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How Oticon Became Deaf

In the 1960s, Oticon was a small local hearing aid manufacturer serving primarily local and regional markets with Denmark as its home base. Denmark, however, had a unique combination of three factors that were found nowhere else in the world:

  1. Research within the field of sound had reached a world-leading level at the Technical University of Denmark.
  2. Ear, nose, and throat (ENT) doctors at Danish hospitals were highly focused on better hearing care to their patients in addition to cost-effective care. This was unlike doctors in other countries, such as the United Kingdom, that focused almost entirely on cost reduction within hearing care. In other words, Denmark’s doctors went for greater value, whereas most others went for cost reduction.
  3. The Danish government was willing to publicly subsidize treatment for hearing loss at Danish hospitals—unlike any other country in the world at that time.

The three small Danish hearing aid manufacturers were quick to take advantage of this situation and competed fiercely to develop higher performing and more reliable products to serve the needs of the Danish hearing care service, whereas hundreds of manufacturers in the rest of the world were mainly focused on cost reduction.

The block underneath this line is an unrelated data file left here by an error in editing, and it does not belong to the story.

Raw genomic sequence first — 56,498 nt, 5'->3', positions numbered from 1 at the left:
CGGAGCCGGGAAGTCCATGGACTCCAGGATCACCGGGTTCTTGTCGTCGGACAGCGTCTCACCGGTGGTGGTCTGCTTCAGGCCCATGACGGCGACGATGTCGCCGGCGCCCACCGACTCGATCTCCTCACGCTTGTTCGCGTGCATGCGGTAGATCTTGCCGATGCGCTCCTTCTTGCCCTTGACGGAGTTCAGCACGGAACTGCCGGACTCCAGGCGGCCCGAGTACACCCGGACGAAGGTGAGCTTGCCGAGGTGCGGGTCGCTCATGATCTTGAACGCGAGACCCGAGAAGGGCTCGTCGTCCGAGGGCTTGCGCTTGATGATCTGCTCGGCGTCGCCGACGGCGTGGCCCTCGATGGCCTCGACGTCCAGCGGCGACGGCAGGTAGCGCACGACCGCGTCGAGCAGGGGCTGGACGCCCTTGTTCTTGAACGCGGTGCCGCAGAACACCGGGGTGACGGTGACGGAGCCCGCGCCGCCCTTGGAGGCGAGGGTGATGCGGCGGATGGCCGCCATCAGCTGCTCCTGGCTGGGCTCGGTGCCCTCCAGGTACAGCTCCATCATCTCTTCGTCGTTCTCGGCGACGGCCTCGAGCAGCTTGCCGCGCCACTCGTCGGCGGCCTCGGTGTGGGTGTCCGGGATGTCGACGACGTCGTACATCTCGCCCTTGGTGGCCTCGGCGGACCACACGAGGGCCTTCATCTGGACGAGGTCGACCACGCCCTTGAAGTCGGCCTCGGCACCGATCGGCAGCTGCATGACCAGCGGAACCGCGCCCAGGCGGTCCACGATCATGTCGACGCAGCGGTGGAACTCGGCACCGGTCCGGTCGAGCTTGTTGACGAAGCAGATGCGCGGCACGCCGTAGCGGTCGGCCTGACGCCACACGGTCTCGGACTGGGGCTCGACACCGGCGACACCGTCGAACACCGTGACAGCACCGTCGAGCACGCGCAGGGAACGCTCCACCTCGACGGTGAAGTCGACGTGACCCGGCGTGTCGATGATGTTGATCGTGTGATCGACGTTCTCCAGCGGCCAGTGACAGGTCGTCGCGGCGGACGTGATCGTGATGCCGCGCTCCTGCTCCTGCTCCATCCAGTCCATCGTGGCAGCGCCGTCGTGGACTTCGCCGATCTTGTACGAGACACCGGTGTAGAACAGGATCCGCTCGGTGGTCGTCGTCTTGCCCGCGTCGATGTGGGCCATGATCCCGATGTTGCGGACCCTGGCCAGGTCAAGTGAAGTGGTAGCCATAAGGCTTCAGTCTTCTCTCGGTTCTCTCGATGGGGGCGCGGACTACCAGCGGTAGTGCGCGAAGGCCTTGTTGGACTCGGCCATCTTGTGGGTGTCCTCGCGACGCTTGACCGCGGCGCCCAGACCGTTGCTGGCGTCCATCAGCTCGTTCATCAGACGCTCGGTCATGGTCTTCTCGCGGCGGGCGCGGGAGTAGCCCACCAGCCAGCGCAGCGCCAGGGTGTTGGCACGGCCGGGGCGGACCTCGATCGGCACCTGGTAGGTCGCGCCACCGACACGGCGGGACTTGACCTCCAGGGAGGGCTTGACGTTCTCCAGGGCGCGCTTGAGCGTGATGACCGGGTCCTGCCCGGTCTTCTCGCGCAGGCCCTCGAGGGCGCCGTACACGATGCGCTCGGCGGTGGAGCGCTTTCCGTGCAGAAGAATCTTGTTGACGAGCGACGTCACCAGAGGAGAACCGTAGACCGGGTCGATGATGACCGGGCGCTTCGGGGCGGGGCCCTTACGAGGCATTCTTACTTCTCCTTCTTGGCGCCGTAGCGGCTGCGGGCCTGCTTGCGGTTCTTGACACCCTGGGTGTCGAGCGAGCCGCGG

Within two decades, the three Danish manufacturers—and Oticon in particular—had won positions on the list of the 10 largest manufacturers in the world, enjoying a combined market share of more than 30 percent of the world market.

Oticon was the most successful of the three, and company sales and profits skyrocketed. The company grew to more than 1,000 employees in about 10 countries. The four directors were seen as gurus, and salaries, pension schemes, offices, and company cars reached a level that was perceived as suitable for a world-leading business. The first cycle was at its steep growing stage.

It was in this period that Oticon’s mental model emerged. Oticon’s mental model perceived hearing aids as standard hardware products to be manufactured in large series in their highly automated plants. It looked upon users as patients with little choice, which was the reality those days. The choice of hearing aid was a professional one, made by audiologists and hearing aid dispensers, not by consumers. Oticon’s mental model rightly perceived acoustical performance as the key criterion for choosing one hearing aid over the other.

Oticon was the master that took the lead in moving hearing aids from the pocket to behind the ear—a great achievement, marketing-wise and technologically. The behind-the-ear mental model of the 1970s was indeed a winning formula for Oticon.

But customers wanted to move to the next stage: They wanted hearing aids to move into the ear and the ear canal, a distance of less than an inch. However, this move was difficult from two points of view: Space in the ear was much smaller than behind the ear and worse, the shape of ear canals differed tremendously from person to person. That required the behind-the-ear mass-produced product to become a customized one. The market moved from mass production to mass customization.

Oticon stuck to its mental model despite the apparent change in the marketplace. Oticon honestly thought that consumers were wrong. Consumers didn’t understand what was good for them. And professionals seemed to be so hungry for business that they accepted the demand for inferior in-the-ear products.